Final Edition, Vol. 6, No. 6
What has BMS5 done for us?
Nicholas Marsh | Peace Research Institute Oslo
The Fifth Biennial Meeting of States (BMS5) to Consider Implementation of the 2001 Programme of Action to Prevent, Combat and Eradicate the Illicit Trade in Small Arms and Light Weapons in All Its Aspects finished on 20 June 2014. I quote the full title to remind us what the BMS5 was supposed to do—it’s a regular meeting to discuss the implementation of a thirteen year old politically binding agreement on combating illicit arms trafficking. Moreover, it’s a process based upon consensus. Progress is made at the often frustrating speed of the slowest and most reluctant UN member state.
The tone of the meeting was business as usual. Even a last minute hick-up caused by Egypt left a certain sense of déjà vu. One friend who has been to many PoA meetings confessed that he had difficulty remembering what year it was. Some of the contentious issues in 2014 are the same as they were a decade ago, for example the almost complete exclusion from the text of the outcome document of ammunition, and of the provision of support for victims of gun violence.
There has been some change over the years. In a welcome development, articles 10 and 51 of the BMS5 outcome document refer to UN Security Council resolution 1325 on women, peace and security and highlight the need to ensure the participation of women in the implementation of the PoA.
Meanwhile, the relationship between the PoA and the 2013 Arms Trade Treaty (ATT) is contentious. While in practice much of the PoA and ATT will be implemented by the same personnel, any explicit attempt to link the two was opposed by some states (those that were also opposed to the ATT). Some issues appear to have gone away. There were heated debates a decade ago regarding a ban on transfers of arms to non-state actors (without the authorization of the government in which they operate). This is still a vitally important issue in war zones around the world. Perhaps no one now believes that there is any chance of the inclusion of this issue in a PoA outcome document.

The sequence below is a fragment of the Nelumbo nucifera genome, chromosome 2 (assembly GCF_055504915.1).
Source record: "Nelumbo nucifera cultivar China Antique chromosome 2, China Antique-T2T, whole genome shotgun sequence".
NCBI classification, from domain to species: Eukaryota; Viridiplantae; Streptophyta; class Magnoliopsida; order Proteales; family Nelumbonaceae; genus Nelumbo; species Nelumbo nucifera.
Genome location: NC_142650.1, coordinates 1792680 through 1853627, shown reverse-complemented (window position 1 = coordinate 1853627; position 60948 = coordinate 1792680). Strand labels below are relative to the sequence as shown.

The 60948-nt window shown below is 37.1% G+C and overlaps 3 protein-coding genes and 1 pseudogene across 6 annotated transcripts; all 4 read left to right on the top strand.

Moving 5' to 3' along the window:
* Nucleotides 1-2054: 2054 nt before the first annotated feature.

If BMS5 seems to be somewhat mundane—focusing upon technical issues related to a small part of the enormous global violence problem—then that’s just as it should be. At a side event, my fellow panelists and I agreed that many times the most important ways to reduce violence are the least exciting. For example, a crucial means to reduce violence in poor areas is through improvements to the built environment—particularly street lighting. A key challenge is maintaining attention by governments and civil society on worthy and mundane seeming technical issues.
Illicit arms trafficking is a problem, it does account for part of the supply of weapons used in gun violence. Improvements in the main themes discussed this week—stockpile management and tracing—should reduce that violence. Long discussions on technical issues, be they street lighting or stockpile management, are the nitty-gritty of making progress. If implemented, many of the 84 paragraphs contained in the BMS5 outcome document will make it harder to pilfer weapons from arsenals, or make it easier to trace seized illicit small arms.
In a paper published by Reaching Critical Will, Daniel Mack of Instituto Sou da Paz expressed the frustration with the PoA felt by many people (including myself) and described why he and his organization would not attend BMS5. I think it was worth being here. Even if the PoA only aims to address a small part of the problem, as mentioned above, the work here is still valuable. But much more importantly, the key successes of the PoA can’t be found in the 2001 agreement or the seven subsequent documents produced by the review conferences or biennial meetings of states. The most important contribution of the PoA to the prevention of violence has been to foster a series of other agreements. The same organizations and individuals that worked to get the PoA in 2001, and remained active in subsequent years, started additional outside processes—two of the most prominent being the Arms Trade Treaty and the Geneva Declaration on Armed Violence.
In my experience, BMS5 remained somewhere where people can meet and create new ideas to be developed elsewhere. This is very much in line with Daniel Mack’s suggestion that “governments and civil society join forces to supplement the PoA.” Those of us who care about preventing armed violence should focus upon creating new initiatives which will flourish outside the PoA; but that’s what we have been doing since the PoA was agreed in 2001.